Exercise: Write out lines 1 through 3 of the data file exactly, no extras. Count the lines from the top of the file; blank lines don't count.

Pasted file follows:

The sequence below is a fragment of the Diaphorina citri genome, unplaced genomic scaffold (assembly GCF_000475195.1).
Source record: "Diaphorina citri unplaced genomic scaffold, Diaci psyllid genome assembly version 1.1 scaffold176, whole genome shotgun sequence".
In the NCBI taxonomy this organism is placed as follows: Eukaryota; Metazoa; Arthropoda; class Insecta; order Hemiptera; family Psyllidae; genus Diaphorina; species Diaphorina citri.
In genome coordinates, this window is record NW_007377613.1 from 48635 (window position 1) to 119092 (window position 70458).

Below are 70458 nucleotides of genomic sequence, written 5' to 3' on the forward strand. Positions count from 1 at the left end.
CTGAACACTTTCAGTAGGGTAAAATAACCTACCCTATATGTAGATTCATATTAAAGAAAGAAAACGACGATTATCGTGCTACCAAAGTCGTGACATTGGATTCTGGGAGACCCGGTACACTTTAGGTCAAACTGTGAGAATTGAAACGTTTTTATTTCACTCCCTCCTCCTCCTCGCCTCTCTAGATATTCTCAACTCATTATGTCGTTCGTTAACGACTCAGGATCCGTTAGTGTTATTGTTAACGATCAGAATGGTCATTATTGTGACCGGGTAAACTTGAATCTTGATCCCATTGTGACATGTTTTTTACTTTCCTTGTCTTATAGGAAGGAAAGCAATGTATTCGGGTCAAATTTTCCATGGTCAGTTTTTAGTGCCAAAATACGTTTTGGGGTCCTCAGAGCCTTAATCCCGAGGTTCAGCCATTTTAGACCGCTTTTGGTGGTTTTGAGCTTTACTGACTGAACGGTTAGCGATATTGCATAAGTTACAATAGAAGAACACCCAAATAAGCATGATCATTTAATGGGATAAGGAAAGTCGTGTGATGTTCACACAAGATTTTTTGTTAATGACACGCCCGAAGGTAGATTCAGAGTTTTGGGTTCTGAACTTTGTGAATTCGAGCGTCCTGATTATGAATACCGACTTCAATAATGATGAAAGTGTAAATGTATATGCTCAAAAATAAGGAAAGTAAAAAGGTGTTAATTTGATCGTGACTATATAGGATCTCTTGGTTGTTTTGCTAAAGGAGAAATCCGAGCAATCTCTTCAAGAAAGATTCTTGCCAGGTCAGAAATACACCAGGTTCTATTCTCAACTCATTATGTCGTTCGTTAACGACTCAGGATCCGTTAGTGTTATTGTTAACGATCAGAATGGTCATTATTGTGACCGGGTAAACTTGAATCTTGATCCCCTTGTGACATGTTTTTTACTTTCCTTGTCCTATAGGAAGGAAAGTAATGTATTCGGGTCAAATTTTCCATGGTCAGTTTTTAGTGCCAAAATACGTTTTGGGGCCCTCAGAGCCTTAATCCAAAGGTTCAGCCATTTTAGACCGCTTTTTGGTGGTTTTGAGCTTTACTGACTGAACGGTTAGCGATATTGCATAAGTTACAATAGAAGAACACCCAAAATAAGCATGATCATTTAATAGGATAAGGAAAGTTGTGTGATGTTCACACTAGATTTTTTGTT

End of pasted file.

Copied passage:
The sequence below is a fragment of the Diaphorina citri genome, unplaced genomic scaffold (assembly GCF_000475195.1).
Source record: "Diaphorina citri unplaced genomic scaffold, Diaci psyllid genome assembly version 1.1 scaffold176, whole genome shotgun sequence".
In the NCBI taxonomy this organism is placed as follows: Eukaryota; Metazoa; Arthropoda; class Insecta; order Hemiptera; family Psyllidae; genus Diaphorina; species Diaphorina citri.